The Eagles would eventually hire Johnson as quarterbacks coach after stints at Mississippi State, Houston, and Florida led quarterbacks including Dallas Cowboys starter Dak Prescott and Tampa Bay Buccaneers’ Kyle Trask.

Jalen Hurts became an NFL MVP candidate thanks in part to quarterbacks coach Brian Johnson.  (Photo by Mitchell Leff/Getty Images)

Jalen Hurts became an NFL MVP candidate thanks in part to quarterbacks coach Brian Johnson. (Photo by Mitchell Leff/Getty Images)

Johnson aims to continually recalibrate his teaching methods and coaching emphasis for the players currently under his watch, knowing that his job as position coach is to simultaneously coach the group and train each of their strengths and individual learning styles. Now in their second season together with the Eagles, Johnson and Hurts aimed to improve quarterback consistency. One key to achieving this: Treat each play independently rather than deriving assumptions based on a defense’s past response to a given play call.

“Can’t you be the guy who sees the roulette table and thinks, ‘Oh, red 11 in a row? It has to be black,'” Johnson told Yahoo Sports. “I think he’s done a great job building his play bank. [which] accelerate your vision.”

Hurts has improved his productivity this year, throwing touchdowns on 4.8% of his passes, up from 3.7% in 2021, while his completion rate has increased from 61.3% to 66.5. In concert, Hurts’ interception percentage dropped from 2.1% to 1.3%, moving from 12th best quarterback in the league to fifth. The Eagles’ offense ranks third in both rushing yards and goals this season after finishing 14th and 12th respectively last year. And now, they’re competing in a Super Bowl against the Kansas City Chiefs on Sunday.

Eagles offensive coordinator Shane Steichen credits Johnson, in part, with Hurts’ evolution.

“The way he goes about his business every single day to get Jalen ready to play speaks for itself,” Steichen told Yahoo Sports. “You see the product in the field, what he did with Jalen – it was amazing.”

Brian Johnson on track often producing head coaches

Speaking from a high chair amid the opening night craziness, and a panel discussion two days later at the team’s Phoenix-area hotel, Johnson focused less on long-term goals this week than on the keys to a win of the Super Bowl.

His mantra of “always leave something better than how you found it” requires him to give top priority to the game plan at hand, making sure that Hurts – whose recovery from a shoulder sprain remains a question – is as prepared as possible to face the Chiefs.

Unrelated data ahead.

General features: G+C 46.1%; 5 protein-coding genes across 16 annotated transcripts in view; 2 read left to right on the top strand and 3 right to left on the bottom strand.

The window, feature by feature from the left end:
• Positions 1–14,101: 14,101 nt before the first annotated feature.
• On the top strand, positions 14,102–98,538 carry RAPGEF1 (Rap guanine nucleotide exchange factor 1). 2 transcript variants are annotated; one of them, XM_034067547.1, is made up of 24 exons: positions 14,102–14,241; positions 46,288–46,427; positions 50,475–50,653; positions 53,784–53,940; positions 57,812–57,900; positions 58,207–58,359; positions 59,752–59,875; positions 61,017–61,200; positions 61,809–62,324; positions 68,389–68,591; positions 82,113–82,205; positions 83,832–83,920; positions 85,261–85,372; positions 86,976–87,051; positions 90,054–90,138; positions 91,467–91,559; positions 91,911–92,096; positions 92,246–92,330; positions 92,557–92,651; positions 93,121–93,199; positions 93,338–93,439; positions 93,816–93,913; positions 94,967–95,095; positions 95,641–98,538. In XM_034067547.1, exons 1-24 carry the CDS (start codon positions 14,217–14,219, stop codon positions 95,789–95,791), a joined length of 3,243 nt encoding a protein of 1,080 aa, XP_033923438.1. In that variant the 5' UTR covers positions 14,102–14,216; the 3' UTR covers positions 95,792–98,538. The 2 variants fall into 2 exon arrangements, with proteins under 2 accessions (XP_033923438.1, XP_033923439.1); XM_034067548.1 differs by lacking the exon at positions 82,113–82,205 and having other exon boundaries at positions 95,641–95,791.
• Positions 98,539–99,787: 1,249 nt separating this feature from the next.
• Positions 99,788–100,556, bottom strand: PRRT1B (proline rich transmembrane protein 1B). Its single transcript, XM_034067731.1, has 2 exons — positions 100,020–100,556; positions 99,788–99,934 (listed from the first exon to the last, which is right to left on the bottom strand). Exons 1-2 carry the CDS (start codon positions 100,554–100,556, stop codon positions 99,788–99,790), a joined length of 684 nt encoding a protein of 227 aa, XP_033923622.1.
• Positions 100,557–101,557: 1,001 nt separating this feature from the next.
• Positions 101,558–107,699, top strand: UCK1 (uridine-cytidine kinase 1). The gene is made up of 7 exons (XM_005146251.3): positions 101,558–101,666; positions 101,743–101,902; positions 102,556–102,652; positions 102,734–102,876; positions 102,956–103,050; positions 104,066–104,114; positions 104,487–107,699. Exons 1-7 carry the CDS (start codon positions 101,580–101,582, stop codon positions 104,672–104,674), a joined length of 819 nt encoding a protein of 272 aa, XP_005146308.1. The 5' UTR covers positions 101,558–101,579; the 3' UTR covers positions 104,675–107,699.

Still, Johnson’s performance this season has advanced him toward any potential head coaching goals he compartmentalizes. A 2022 NFL report on diversity and inclusion detailed career mobility trends, noting that over 20 years, 31.1 percent of first-time head coaches were hired immediately following a tenure as offensive coordinator.

The offensive coordinators most frequently matriculated from quarterback coaching roles, including 19 of the 29 coordinators at the time of the report’s release.

Another trend was also clear among those QB coaches turned coordinators: Of 109 such coaches over 20 years, 90.8% were white. Johnson is black.

In the first Super Bowl with two black starting quarterbacks, the Eagles’ quarterbacks coach is also an outlier leading the way. All three of their impacts go beyond the jobs they were hired to do.

“Regardless of what field you’re in or what you aspire to grow up in, seeing people who look like you at the top of that profession is something I think is really inspiring,” Johnson said. “It’s no different than when I was arriving and watching Warren Moon and watching Steve McNair play in Houston before they went to Tennessee. It made me want to play quarterback.

“Seeing it in the next generation is really inspiring.”

Johnson continues to outline his vision for a possible head coaching opportunity, a document on his iPad containing his responses to potential scenarios he faces. Johnson credits Sirianni for supporting him as he shapes that vision. Hurts revels in the time he learns from a player-turned-manager he’s long respected.

“Hopefully we can keep him here as long as possible, but I’m still proud of him,” said Hurts. “It’s just the beginning for both of us.”

Follow Yahoo Sports’ Jori Epstein on Twitter @JoriEpstein